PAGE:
This D&D novel was published by Wizards of the Coast in 2011 and was written by Robert J Schwalb  in 2011. Yeah… I’m a bit late on this one. I should have got hold of it a long time ago.

I absolutely adore Dark Sun. It was the first D&D setting I actually got to master and it was so far out from anything else that was going on at the time – and the time is 1994 when is was released in Spain – that I was captivated from the moment go.

I read the Prism Pentad novels avidly and I re-read them not four years ago. Then I read the newer novels. I wasn’t impressed, I’m sorry to say.

You see, Dark Sun is meant to be a truly horrible and brutal world. One that would make Westeros a cozy place. The novels I’ve read didn’t convey that. They offer a rather sanitised version of Athas that I felt belonged more in a Disney production than an HBO, if you know what I mean. So when I found this novel, I bought it out of inertia more than anything else. Yes, the author’s name was encouraging, but then that’s never any guarantee.

When I started to read, though, I started to change my mind pretty much as soon as my eyes hit the pages. Much to my surprise!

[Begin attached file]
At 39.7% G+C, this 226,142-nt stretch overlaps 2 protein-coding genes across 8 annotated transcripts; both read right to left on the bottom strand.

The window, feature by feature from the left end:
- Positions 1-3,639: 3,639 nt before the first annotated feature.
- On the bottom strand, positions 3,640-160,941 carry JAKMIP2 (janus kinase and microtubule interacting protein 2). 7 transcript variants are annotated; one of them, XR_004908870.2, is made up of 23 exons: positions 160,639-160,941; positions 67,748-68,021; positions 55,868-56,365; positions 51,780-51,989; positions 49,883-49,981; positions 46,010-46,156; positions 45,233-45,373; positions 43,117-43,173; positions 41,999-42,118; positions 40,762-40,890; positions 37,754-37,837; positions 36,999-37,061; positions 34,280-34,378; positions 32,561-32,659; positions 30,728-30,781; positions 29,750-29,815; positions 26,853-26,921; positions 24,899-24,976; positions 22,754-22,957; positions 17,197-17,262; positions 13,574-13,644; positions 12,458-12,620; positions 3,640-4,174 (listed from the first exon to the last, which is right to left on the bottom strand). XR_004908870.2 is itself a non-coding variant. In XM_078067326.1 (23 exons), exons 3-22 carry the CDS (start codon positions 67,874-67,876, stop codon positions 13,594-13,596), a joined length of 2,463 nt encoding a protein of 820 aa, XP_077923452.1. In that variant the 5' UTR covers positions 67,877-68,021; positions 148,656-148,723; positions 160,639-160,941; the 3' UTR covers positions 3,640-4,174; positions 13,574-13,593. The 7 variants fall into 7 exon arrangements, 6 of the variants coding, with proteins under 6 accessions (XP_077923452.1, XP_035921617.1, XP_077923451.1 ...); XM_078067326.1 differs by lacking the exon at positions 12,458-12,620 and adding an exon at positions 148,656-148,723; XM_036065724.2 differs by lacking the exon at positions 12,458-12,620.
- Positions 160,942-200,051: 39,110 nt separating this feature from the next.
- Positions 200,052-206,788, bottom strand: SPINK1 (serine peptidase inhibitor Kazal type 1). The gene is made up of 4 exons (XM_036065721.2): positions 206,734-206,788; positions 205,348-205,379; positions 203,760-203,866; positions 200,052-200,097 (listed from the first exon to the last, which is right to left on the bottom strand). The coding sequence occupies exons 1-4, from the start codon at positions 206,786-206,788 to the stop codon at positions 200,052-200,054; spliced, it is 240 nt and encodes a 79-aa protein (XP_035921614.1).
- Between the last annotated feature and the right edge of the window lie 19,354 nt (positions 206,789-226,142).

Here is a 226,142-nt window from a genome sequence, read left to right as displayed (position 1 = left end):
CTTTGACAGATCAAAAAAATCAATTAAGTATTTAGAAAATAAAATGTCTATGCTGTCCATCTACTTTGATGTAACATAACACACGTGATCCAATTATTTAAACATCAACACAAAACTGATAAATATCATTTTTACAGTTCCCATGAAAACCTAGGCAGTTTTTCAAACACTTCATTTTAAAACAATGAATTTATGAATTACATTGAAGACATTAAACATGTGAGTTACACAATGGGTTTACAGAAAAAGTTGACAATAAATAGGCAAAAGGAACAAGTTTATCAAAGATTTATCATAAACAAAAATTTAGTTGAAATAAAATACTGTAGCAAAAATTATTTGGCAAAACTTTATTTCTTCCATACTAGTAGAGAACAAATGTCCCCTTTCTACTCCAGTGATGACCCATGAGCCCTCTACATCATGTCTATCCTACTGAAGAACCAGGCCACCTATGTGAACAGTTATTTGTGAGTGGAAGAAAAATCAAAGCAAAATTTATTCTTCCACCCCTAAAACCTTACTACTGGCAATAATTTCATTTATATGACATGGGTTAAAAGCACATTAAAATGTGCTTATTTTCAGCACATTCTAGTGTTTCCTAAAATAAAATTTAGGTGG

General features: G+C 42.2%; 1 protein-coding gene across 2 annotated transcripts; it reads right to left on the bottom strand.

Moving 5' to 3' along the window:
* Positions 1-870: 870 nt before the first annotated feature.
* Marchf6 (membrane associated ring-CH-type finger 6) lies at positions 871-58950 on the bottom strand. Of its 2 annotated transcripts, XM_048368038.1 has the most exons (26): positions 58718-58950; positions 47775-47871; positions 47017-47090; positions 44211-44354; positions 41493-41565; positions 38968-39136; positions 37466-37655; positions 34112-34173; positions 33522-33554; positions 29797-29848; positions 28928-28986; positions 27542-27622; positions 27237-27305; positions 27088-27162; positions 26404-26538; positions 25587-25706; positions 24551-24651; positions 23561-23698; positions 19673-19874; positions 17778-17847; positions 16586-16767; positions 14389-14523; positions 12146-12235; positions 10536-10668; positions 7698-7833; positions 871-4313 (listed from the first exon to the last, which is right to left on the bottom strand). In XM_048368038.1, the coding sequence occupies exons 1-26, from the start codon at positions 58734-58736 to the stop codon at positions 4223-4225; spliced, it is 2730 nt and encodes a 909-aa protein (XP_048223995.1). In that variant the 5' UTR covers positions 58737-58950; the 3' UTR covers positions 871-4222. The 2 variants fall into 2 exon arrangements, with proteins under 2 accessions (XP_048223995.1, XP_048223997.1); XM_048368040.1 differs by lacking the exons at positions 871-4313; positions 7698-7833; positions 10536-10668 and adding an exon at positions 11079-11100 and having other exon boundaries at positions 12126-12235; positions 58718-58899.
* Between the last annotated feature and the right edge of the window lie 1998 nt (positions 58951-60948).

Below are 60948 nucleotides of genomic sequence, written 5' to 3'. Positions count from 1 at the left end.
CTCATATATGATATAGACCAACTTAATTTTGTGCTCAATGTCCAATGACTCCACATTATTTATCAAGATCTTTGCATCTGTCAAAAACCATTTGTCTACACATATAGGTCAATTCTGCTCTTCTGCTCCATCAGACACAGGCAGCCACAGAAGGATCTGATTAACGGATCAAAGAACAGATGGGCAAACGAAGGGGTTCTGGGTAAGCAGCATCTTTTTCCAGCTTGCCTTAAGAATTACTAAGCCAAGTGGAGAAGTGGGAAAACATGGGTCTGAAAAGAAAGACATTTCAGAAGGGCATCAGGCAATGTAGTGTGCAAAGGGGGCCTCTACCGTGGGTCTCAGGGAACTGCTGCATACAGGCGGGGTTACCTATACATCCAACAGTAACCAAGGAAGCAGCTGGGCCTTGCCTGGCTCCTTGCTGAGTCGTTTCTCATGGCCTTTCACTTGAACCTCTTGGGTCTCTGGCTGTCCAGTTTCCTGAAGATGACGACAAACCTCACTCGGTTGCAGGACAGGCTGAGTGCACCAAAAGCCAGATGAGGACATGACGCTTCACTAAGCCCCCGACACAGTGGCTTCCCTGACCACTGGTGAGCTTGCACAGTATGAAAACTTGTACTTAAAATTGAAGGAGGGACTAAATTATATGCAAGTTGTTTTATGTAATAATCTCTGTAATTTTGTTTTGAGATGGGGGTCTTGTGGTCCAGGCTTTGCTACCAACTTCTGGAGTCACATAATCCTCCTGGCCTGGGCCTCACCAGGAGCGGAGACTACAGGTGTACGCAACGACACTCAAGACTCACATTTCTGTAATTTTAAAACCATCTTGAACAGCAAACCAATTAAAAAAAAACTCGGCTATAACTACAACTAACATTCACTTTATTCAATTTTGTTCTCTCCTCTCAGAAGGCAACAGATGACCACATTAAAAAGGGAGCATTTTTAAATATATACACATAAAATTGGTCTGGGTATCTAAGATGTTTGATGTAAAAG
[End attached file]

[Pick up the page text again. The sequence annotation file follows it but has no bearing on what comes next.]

The plot takes place one year after the events in the Prism Pentad. King Kalak has been defeated and Tithian has been crowned king in Tyr. The city is in turmoil as it tries to shift from slavery to a free society and the merchant houses, unsettled by the loss of earnings and the threat of invasion from Urik, decide to take matters into their own hands and various plans are conceived to take over the commerce and government of the city, including the tremendously profitable iron mines, now closed. The roles of the characters introduced throughout the novel and the seemingly disconnected actions of all the parts slowly come closer together.

It is difficult for me to tell you much about the plot without giving away key clues and I really don’t want to spoil this one. It’s too good to do that, so please bear with me. Also I can’t help but comparing this novel with the previously published ones. Sorry. Can’t help it because Death Mark is miles ahead from any other novel published before.